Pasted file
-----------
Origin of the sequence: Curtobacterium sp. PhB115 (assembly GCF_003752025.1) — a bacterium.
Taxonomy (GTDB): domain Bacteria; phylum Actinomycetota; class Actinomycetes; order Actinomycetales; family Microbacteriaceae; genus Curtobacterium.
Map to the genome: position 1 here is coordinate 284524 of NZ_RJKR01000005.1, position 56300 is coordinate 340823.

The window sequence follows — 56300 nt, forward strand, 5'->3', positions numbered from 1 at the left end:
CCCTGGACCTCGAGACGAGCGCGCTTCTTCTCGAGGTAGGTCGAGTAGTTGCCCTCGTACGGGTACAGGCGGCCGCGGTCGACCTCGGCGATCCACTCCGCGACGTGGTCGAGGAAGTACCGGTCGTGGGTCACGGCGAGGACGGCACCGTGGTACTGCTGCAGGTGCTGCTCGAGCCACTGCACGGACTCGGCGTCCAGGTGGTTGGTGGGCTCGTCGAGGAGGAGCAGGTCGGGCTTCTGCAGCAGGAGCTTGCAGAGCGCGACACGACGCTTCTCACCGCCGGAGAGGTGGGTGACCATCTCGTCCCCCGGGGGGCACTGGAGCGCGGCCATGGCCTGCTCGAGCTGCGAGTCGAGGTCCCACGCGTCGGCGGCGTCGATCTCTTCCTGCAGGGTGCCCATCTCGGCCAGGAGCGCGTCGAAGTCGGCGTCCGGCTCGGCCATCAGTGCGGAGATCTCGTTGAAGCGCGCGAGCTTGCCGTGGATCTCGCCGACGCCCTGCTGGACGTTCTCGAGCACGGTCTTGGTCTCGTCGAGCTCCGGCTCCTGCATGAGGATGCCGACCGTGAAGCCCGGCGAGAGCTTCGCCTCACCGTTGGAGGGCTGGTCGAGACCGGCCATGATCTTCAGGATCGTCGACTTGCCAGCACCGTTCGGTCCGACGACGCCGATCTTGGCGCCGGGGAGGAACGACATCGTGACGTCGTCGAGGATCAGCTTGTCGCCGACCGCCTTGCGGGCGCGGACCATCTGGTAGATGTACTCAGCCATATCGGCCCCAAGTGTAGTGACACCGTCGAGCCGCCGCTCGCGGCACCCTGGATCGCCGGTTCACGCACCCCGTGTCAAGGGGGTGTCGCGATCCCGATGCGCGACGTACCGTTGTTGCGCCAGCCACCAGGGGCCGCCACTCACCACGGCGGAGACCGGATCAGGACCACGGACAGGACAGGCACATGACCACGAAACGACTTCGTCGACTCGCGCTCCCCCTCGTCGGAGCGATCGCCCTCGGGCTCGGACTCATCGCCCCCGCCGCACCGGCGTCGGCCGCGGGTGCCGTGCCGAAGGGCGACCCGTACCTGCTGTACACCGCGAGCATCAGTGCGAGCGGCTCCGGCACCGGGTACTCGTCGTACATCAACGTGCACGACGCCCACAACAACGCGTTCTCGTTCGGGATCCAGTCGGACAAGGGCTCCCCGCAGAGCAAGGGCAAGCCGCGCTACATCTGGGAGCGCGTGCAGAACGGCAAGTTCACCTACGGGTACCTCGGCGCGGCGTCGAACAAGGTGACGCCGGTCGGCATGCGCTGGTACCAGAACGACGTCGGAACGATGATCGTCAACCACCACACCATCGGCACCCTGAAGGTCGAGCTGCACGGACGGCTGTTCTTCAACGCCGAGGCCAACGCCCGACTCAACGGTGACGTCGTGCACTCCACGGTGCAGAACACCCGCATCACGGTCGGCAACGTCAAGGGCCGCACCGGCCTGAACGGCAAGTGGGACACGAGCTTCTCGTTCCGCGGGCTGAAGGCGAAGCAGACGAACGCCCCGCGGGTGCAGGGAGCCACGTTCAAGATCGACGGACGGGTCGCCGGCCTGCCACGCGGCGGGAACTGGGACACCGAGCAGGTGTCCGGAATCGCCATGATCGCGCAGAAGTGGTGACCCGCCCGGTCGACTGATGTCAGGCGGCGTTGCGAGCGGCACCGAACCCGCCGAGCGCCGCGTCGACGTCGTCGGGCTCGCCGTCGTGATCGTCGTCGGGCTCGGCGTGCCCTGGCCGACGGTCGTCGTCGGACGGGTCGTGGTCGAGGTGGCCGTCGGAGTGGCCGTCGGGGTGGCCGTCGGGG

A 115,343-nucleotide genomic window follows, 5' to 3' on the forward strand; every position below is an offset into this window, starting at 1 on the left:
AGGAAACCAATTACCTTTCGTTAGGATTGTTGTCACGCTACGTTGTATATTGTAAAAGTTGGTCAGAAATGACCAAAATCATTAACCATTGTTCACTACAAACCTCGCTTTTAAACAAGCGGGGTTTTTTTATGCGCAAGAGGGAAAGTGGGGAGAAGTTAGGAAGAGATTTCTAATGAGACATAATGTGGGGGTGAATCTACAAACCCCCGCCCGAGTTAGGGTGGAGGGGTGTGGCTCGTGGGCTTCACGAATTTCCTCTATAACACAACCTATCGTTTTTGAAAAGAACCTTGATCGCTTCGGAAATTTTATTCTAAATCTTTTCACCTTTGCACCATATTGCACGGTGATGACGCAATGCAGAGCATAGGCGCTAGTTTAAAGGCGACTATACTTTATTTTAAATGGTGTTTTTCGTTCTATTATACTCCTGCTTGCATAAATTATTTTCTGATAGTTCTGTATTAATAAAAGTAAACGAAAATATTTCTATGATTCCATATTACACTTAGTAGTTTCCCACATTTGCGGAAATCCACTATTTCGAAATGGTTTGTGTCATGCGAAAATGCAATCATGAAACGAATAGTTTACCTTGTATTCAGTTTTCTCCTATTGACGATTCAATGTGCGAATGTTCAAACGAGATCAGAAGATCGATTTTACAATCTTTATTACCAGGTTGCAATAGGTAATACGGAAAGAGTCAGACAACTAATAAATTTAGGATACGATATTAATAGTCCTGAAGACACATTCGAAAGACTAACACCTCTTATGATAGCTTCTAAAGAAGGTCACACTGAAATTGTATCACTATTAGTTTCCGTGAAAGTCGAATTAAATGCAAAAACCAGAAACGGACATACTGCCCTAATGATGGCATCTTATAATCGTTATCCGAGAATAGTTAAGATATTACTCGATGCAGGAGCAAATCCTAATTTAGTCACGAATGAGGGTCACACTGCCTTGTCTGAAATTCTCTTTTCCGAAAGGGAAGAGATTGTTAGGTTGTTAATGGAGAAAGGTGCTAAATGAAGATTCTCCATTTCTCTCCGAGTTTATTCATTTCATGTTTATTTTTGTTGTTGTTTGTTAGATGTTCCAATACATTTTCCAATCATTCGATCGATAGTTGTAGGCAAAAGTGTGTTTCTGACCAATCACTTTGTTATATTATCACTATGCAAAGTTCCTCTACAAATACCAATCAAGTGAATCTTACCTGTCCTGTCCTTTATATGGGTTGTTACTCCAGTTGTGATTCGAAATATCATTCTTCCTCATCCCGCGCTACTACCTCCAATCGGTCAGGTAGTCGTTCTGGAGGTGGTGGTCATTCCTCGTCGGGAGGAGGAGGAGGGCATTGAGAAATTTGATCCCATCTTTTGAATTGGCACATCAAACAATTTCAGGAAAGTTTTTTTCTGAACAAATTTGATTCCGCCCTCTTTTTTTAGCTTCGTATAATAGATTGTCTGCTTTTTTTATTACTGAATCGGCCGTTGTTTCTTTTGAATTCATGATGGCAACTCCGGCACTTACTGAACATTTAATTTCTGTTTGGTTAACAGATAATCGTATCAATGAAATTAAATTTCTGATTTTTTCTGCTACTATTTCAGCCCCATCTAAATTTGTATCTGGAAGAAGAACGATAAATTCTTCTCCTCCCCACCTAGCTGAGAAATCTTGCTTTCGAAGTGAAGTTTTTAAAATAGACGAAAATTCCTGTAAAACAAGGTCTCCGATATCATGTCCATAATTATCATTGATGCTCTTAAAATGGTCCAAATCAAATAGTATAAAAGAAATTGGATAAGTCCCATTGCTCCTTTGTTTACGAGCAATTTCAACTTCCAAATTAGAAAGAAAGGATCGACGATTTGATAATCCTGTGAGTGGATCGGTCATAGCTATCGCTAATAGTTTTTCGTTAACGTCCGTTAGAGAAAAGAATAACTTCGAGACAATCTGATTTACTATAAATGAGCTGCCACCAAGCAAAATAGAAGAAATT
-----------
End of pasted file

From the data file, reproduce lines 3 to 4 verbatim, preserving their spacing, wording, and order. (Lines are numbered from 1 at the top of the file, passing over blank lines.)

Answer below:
Map to the genome: position 1 here is coordinate 284524 of NZ_RJKR01000005.1, position 56300 is coordinate 340823.

The window sequence follows — 56300 nt, forward strand, 5'->3', positions numbered from 1 at the left end: